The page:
Directed by Dana Shapiro (who I went to Camp Lenox with, in case you were curious), this 2005 documentary tells the story of physically disabled athletes playing wheelchair rugby leading up to the 2004 Paralympic games. Super intense, not at all overly sentimental (as you might expect from a movie about disabled athletes) and brilliantly shot and edited. It was nominated for an Oscar and won Best Documentary Feature at Sundance.
Maybe my favorite of the brilliant 30 for 30 films, this documentary takes a look at why so many professional athletes end up in financial peril despite the millions of dollars most of them make. It’s incredible to see how unprepared many football, basketball and baseball players are for the realities of life as a professional athlete. This film is fascinating and immensely entertaining at the same time. Somehow it seems perfectly reasonable that someone making $20 Million Dollars a year can blow it all on houses for the families, groupies, horrible investments and jewelry.
When We Were Kings
This documentary is the story of the Rumble in the Jungle, the 1974 fight between Muhammad Ali and George Foreman. It seems strange now that Foreman was such a big favorite, but this was one of the biggest boxing upsets of all time. Ali was such a charismatic figure of course, and the bonds he forms with the locals are inspiring. Plus, it’s really interesting to see George Foreman playing the villain, especially considering the cuddly, grandpa-like, grill-selling persona he evolved into twenty or so years later.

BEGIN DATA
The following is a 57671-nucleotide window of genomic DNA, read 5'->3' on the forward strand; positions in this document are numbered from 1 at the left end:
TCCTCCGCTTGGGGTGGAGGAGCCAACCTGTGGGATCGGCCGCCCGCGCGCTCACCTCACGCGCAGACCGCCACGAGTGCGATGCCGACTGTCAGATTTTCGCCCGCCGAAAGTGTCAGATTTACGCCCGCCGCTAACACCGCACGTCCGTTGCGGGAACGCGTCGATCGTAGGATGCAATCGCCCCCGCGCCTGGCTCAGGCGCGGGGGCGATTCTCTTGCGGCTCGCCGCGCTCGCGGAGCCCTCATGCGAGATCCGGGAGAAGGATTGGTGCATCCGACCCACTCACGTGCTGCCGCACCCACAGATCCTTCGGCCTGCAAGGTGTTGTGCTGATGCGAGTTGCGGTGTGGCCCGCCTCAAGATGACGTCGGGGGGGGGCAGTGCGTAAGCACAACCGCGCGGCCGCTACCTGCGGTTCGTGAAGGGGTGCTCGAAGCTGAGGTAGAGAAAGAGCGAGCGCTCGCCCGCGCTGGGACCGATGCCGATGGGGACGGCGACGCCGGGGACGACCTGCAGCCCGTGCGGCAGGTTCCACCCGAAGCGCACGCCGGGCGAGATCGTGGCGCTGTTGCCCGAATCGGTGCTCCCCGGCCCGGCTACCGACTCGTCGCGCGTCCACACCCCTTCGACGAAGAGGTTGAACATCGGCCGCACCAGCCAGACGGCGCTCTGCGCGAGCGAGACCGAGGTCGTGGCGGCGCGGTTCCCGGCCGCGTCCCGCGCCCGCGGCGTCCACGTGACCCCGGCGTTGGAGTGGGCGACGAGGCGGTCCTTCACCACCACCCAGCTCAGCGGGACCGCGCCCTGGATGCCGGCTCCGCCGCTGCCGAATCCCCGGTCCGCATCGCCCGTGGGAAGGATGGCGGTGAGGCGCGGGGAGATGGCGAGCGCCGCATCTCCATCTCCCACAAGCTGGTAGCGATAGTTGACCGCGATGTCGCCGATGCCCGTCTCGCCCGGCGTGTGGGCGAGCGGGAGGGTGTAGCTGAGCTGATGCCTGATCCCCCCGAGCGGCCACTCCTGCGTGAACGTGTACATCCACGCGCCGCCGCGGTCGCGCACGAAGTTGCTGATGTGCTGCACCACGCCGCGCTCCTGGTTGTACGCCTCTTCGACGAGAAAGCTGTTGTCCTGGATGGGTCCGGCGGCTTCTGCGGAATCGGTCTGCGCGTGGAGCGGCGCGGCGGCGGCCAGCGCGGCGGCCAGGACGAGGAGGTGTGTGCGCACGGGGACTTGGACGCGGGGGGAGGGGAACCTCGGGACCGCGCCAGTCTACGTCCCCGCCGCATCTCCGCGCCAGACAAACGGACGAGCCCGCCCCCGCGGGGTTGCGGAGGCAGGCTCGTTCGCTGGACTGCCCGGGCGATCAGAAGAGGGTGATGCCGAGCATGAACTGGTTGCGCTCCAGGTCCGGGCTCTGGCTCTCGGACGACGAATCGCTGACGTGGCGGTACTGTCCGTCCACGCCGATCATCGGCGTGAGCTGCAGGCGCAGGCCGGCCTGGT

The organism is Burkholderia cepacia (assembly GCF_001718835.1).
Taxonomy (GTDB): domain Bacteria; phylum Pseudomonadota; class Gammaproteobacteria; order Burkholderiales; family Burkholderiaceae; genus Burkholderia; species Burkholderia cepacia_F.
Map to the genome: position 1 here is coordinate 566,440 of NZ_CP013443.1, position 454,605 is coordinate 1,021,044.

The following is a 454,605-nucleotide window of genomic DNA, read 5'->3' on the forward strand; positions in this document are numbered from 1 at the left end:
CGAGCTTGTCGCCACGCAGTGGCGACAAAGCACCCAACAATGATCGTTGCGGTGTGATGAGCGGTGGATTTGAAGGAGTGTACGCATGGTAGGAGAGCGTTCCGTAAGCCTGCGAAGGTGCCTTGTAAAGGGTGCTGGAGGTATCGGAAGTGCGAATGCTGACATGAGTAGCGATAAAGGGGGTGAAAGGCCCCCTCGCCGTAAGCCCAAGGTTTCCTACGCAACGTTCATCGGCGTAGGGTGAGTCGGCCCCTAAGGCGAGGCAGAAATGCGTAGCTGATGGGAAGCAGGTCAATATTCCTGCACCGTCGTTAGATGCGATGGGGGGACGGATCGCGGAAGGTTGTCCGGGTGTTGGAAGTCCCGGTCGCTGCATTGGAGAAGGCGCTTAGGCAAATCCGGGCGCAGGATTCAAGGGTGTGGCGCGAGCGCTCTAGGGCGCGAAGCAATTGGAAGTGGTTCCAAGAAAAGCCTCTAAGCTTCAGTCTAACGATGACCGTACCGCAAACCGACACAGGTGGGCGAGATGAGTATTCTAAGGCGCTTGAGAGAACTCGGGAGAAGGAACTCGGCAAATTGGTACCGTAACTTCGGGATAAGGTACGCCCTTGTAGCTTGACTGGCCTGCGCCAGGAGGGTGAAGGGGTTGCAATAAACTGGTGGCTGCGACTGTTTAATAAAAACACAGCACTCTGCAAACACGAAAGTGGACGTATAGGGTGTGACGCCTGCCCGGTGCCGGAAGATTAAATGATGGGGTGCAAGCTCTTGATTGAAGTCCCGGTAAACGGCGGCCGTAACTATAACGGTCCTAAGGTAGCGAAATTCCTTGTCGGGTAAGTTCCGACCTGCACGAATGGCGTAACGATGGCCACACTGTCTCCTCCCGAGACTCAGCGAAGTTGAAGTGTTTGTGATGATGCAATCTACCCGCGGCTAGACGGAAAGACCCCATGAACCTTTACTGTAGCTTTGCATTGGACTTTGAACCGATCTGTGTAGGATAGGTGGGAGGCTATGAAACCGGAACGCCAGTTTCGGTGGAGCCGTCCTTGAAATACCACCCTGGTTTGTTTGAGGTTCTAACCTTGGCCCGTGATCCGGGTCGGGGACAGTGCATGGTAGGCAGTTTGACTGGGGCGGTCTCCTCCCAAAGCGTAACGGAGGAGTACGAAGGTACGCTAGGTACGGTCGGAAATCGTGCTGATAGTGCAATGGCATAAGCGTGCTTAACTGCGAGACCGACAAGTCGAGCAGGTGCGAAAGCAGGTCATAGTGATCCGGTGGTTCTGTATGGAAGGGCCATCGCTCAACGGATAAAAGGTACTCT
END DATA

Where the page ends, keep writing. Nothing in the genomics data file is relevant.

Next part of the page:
Gabe Kaplan is the coach of a basketball team that includes the great Bernard King and a girl pretending to be a guy (named Swish). Nobody in Hollywood is making this movie today, clearly. Really fun flick though. The basketball scenes are pretty authentic (helps to have an NBA legend on the floor) and Gabe Kaplan is one of the most underrated actors of the 1970’s. Plenty of stuff to offend you if you’re so inclined. So that’s a smile.
Michael Lewis’ brilliant (and widely misunderstood) book about Billy Beane and the 2002 Oakland A’s sure didn’t seem like a potential movie when it was released, but they did an incredible job bringing this story to the big screen. The dialogue is excellent (as expected when Aaron Sorkin is involved) and Brad Pitt and Jonah Hill give standout performances. A ton of baseball purists hated the book (and it’s utterly shocking how many of those same purists admit they didn’t actually READ the book) and the movie does a tremendous job bringing color to the seemingly dry world of baseball statistics.
The Fish That Saved Pittsburgh
Julius (Dr. J) Erving stars as the best player on a bad basketball team that turns to astrology to improve the team’s fortunes. Total cliché, right? Stockard Channing plays the astrologer, which doesn’t exactly fit hand in glove with her roles as Rizzo in Grease or Abby Bartlett on the West Wing. Most people don’t realize that this was actually a true story, based on the 1970 New York Knicks. Well, no, not really. Honestly the movie is fairly dated, but it’s a lot of fun.
Commercial Real Estate Broker/Sports Fan
Staff writer at Six Feet Apart, commercial real estate broker for CBRE, Inc., and most importantly, a father of two.